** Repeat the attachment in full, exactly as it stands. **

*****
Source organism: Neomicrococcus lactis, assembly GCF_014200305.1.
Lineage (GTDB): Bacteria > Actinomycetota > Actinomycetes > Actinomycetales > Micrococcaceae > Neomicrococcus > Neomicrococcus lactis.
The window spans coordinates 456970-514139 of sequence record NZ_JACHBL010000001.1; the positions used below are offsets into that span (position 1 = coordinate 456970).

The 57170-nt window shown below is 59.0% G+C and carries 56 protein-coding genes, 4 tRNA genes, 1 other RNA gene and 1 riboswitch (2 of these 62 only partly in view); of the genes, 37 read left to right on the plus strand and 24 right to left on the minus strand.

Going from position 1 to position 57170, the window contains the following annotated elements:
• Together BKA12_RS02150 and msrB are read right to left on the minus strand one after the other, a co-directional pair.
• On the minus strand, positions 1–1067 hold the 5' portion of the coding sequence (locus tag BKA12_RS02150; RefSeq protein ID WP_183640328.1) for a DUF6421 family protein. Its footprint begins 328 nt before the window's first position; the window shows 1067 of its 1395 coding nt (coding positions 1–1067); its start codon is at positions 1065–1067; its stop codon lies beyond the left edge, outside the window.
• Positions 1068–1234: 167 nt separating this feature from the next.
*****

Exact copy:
Source organism: Neomicrococcus lactis, assembly GCF_014200305.1.
Lineage (GTDB): Bacteria > Actinomycetota > Actinomycetes > Actinomycetales > Micrococcaceae > Neomicrococcus > Neomicrococcus lactis.
The window spans coordinates 456970-514139 of sequence record NZ_JACHBL010000001.1; the positions used below are offsets into that span (position 1 = coordinate 456970).

The 57170-nt window shown below is 59.0% G+C and carries 56 protein-coding genes, 4 tRNA genes, 1 other RNA gene and 1 riboswitch (2 of these 62 only partly in view); of the genes, 37 read left to right on the plus strand and 24 right to left on the minus strand.

Going from position 1 to position 57170, the window contains the following annotated elements:
• Together BKA12_RS02150 and msrB are read right to left on the minus strand one after the other, a co-directional pair.
• On the minus strand, positions 1–1067 hold the 5' portion of the coding sequence (locus tag BKA12_RS02150; RefSeq protein ID WP_183640328.1) for a DUF6421 family protein. Its footprint begins 328 nt before the window's first position; the window shows 1067 of its 1395 coding nt (coding positions 1–1067); its start codon is at positions 1065–1067; its stop codon lies beyond the left edge, outside the window.
• Positions 1068–1234: 167 nt separating this feature from the next.